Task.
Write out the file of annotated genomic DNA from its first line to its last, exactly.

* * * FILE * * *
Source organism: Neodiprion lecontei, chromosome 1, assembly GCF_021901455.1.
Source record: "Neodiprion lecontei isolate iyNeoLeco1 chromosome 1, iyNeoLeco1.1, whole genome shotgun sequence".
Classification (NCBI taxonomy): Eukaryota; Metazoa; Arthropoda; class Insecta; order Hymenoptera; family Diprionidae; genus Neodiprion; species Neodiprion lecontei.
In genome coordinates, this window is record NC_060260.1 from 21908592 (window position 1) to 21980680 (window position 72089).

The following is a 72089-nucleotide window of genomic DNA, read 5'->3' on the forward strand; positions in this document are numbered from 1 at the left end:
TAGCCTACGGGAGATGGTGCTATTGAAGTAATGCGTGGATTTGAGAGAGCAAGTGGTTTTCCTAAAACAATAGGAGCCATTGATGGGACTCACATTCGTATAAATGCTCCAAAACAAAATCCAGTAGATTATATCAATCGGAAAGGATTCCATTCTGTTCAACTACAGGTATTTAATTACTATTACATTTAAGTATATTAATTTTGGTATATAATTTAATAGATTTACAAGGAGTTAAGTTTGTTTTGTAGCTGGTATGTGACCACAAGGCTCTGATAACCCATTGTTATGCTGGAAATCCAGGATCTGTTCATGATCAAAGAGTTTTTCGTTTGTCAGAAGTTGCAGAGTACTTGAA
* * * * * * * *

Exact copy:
Source organism: Neodiprion lecontei, chromosome 1, assembly GCF_021901455.1.
Source record: "Neodiprion lecontei isolate iyNeoLeco1 chromosome 1, iyNeoLeco1.1, whole genome shotgun sequence".
Classification (NCBI taxonomy): Eukaryota; Metazoa; Arthropoda; class Insecta; order Hymenoptera; family Diprionidae; genus Neodiprion; species Neodiprion lecontei.
In genome coordinates, this window is record NC_060260.1 from 21908592 (window position 1) to 21980680 (window position 72089).

The following is a 72089-nucleotide window of genomic DNA, read 5'->3' on the forward strand; positions in this document are numbered from 1 at the left end:
TAGCCTACGGGAGATGGTGCTATTGAAGTAATGCGTGGATTTGAGAGAGCAAGTGGTTTTCCTAAAACAATAGGAGCCATTGATGGGACTCACATTCGTATAAATGCTCCAAAACAAAATCCAGTAGATTATATCAATCGGAAAGGATTCCATTCTGTTCAACTACAGGTATTTAATTACTATTACATTTAAGTATATTAATTTTGGTATATAATTTAATAGATTTACAAGGAGTTAAGTTTGTTTTGTAGCTGGTATGTGACCACAAGGCTCTGATAACCCATTGTTATGCTGGAAATCCAGGATCTGTTCATGATCAAAGAGTTTTTCGTTTGTCAGAAGTTGCAGAGTACTTGAA